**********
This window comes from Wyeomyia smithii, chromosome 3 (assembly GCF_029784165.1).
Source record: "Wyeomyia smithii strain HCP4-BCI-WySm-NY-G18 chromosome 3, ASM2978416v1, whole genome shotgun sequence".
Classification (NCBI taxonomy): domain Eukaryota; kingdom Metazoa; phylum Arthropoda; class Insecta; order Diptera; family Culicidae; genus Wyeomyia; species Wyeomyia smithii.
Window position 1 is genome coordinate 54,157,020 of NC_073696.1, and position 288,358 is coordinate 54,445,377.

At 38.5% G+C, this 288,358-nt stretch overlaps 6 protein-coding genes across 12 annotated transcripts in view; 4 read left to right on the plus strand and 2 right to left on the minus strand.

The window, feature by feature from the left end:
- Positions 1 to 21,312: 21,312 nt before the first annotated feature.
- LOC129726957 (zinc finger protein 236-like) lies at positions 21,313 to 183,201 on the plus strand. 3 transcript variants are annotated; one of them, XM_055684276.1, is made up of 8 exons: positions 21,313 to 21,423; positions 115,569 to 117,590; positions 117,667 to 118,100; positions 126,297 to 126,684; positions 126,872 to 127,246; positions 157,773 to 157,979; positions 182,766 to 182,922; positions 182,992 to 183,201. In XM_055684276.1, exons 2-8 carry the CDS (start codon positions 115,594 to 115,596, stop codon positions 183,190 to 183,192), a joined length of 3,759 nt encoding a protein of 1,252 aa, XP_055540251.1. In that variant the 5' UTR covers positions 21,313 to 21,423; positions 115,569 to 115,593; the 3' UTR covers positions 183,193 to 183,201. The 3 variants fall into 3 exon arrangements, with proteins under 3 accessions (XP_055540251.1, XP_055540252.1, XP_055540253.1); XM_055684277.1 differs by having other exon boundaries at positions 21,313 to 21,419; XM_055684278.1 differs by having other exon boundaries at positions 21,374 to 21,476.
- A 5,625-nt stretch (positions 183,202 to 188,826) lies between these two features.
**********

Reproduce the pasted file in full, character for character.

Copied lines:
This window comes from Wyeomyia smithii, chromosome 3 (assembly GCF_029784165.1).
Source record: "Wyeomyia smithii strain HCP4-BCI-WySm-NY-G18 chromosome 3, ASM2978416v1, whole genome shotgun sequence".
Classification (NCBI taxonomy): domain Eukaryota; kingdom Metazoa; phylum Arthropoda; class Insecta; order Diptera; family Culicidae; genus Wyeomyia; species Wyeomyia smithii.
Window position 1 is genome coordinate 54,157,020 of NC_073696.1, and position 288,358 is coordinate 54,445,377.

At 38.5% G+C, this 288,358-nt stretch overlaps 6 protein-coding genes across 12 annotated transcripts in view; 4 read left to right on the plus strand and 2 right to left on the minus strand.

The window, feature by feature from the left end:
- Positions 1 to 21,312: 21,312 nt before the first annotated feature.
- LOC129726957 (zinc finger protein 236-like) lies at positions 21,313 to 183,201 on the plus strand. 3 transcript variants are annotated; one of them, XM_055684276.1, is made up of 8 exons: positions 21,313 to 21,423; positions 115,569 to 117,590; positions 117,667 to 118,100; positions 126,297 to 126,684; positions 126,872 to 127,246; positions 157,773 to 157,979; positions 182,766 to 182,922; positions 182,992 to 183,201. In XM_055684276.1, exons 2-8 carry the CDS (start codon positions 115,594 to 115,596, stop codon positions 183,190 to 183,192), a joined length of 3,759 nt encoding a protein of 1,252 aa, XP_055540251.1. In that variant the 5' UTR covers positions 21,313 to 21,423; positions 115,569 to 115,593; the 3' UTR covers positions 183,193 to 183,201. The 3 variants fall into 3 exon arrangements, with proteins under 3 accessions (XP_055540251.1, XP_055540252.1, XP_055540253.1); XM_055684277.1 differs by having other exon boundaries at positions 21,313 to 21,419; XM_055684278.1 differs by having other exon boundaries at positions 21,374 to 21,476.
- A 5,625-nt stretch (positions 183,202 to 188,826) lies between these two features.